Keep the thermostat set to the same temperature both during the day and at night. By temporarily suspending the use of lower nighttime temperatures, you may incur a higher heating bill, but you can prevent a much more costly repair job if pipes freeze and burst.

If you will be going away during cold weather, leave the heat on in your home, set to a temperature no lower than 55° F.

If you find yourself in the situation where your pipes have burst call SERVPRO of Chemung & Schuyler Counties were always here to help!

First-Time Homeowners Can Get Ready For Extreme Cold by SERVPRO of Chemung & Schuyler Counties

1/7/2016 (Permalink)

First-Time Homeowners Can Get Ready For Extreme Cold by SERVPRO of Chemung & Schuyler Counties

Winter is almost here, and the season may include extreme cold in your area. For first-time homeowners, preparing for a big freeze, an ice storm, or even a blizzard can require a little more than simply having a few shovels on hand. Check out these important tasks to do before Jack Frost arrives in your neighborhood.

Stock a Winter Emergency Kit

You might have an all-purpose supply kit in your home, but is it stocked with items specifically for extreme cold? In addition to the standard emergency supplies of food, water and medication for everyone in your household (including pets), Ready.gov suggests stocking supplies that include windshield scrapers, additional hats and gloves, and road salt and sand. In the event of a loss of power, the website also suggests using a battery-operated radio that receives broadcasts from the National Oceanic and Atmospheric Administration (NOAA) Weather Radio All Hazards network to stay up to date on any developments in the forecast.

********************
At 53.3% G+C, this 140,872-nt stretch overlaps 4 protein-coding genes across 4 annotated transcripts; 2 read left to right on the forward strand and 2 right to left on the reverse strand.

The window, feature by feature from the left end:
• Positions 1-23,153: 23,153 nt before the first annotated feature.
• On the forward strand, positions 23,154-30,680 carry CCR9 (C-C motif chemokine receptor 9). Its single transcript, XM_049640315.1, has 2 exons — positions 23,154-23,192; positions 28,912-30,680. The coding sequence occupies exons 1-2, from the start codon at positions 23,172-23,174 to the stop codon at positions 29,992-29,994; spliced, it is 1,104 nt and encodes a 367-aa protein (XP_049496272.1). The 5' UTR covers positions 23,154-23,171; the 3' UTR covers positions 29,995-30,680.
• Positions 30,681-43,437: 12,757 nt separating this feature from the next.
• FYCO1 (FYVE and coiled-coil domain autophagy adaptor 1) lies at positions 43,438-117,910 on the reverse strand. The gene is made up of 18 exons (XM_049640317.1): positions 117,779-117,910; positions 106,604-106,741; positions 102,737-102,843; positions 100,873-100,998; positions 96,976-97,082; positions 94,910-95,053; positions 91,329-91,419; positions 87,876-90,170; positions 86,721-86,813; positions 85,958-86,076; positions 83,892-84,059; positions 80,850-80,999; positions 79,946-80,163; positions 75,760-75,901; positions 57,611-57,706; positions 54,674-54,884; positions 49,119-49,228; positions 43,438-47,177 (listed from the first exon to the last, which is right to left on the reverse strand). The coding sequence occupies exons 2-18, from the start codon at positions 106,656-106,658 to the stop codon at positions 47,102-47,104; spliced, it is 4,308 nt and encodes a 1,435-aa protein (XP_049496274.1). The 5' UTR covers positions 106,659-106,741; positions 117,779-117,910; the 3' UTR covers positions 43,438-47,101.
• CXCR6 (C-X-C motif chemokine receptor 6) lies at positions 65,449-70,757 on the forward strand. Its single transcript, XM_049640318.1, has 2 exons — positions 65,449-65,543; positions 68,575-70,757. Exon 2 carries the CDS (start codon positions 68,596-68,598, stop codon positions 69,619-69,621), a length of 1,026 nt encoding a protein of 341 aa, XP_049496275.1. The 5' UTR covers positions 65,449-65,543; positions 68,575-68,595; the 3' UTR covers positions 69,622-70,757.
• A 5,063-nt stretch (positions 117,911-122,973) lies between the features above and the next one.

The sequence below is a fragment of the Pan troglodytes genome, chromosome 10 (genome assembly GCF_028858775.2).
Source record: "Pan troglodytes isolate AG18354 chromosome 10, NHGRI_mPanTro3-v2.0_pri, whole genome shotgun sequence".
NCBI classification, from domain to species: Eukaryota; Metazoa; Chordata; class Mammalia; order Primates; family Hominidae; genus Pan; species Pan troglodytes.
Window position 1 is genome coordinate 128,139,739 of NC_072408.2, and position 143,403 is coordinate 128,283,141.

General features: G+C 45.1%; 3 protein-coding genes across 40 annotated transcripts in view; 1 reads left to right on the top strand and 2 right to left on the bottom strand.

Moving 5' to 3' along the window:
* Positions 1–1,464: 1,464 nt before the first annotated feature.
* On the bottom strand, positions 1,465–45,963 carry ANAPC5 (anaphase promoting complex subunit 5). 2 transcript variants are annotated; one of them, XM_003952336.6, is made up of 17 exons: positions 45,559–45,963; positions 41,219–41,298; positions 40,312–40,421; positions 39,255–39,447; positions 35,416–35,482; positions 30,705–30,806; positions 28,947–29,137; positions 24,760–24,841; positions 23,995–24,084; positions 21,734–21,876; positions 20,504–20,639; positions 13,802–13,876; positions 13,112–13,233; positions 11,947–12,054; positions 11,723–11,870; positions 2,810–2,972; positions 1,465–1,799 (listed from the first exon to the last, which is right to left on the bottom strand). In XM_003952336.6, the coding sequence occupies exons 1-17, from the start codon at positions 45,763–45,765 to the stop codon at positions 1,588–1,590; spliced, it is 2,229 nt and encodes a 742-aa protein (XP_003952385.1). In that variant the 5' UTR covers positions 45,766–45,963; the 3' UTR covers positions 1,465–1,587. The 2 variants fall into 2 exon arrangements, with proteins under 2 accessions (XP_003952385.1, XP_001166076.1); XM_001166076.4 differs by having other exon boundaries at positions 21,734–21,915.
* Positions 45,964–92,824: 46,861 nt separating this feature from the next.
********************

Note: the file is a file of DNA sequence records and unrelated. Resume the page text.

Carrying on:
Inspect Your Furnace

There’s more to winterizing your home than cranking up the heat at the first sign of cold weather. The Insurance Information Institute (III) recommends servicing and repairing your furnace before cold weather reaches your area. In addition, EnergyStar.gov suggests scheduling a maintenance check of your furnace in the fall, before the cold weather arrives in force. The website also recommends checking your filter every month and replacing it if it’s dirty, with the filter replaced every three months at minimum. As noted by EnergryStar.gov, a dirty filter may impede a furnace from working efficiently.

Clear Outside Banisters, Stairs and Sidewalks

The outdoor features of your home may require some maintenance, too, especially if your area sees a significant amount of snow in addition to extreme freezing temperatures. Homeowners should repair or replace outside stairs, railings or banisters that could present a hazard in case of ice or snow, according to the III. You may need to clear your sidewalk of ice and snow, too, but don’t grab that shovel just yet. If you have a pre-existing medical condition, the Centers for Disease Control and Prevention (CDC), advises that you follow your doctor’s advice regarding strenuous work like shoveling, and to work slowly and dress warmly. The organization also advises dressing in layers and to keep your clothing dry while you work outdoors, as wet clothing in extreme cold weather can chill your body.

Ice Dam Signs and Prevention from SERVPRO of Chemung & Schuyler Counties

12/28/2015 (Permalink)

Ice Dam Signs and Prevention from SERVPRO of Chemung & Schuyler Counties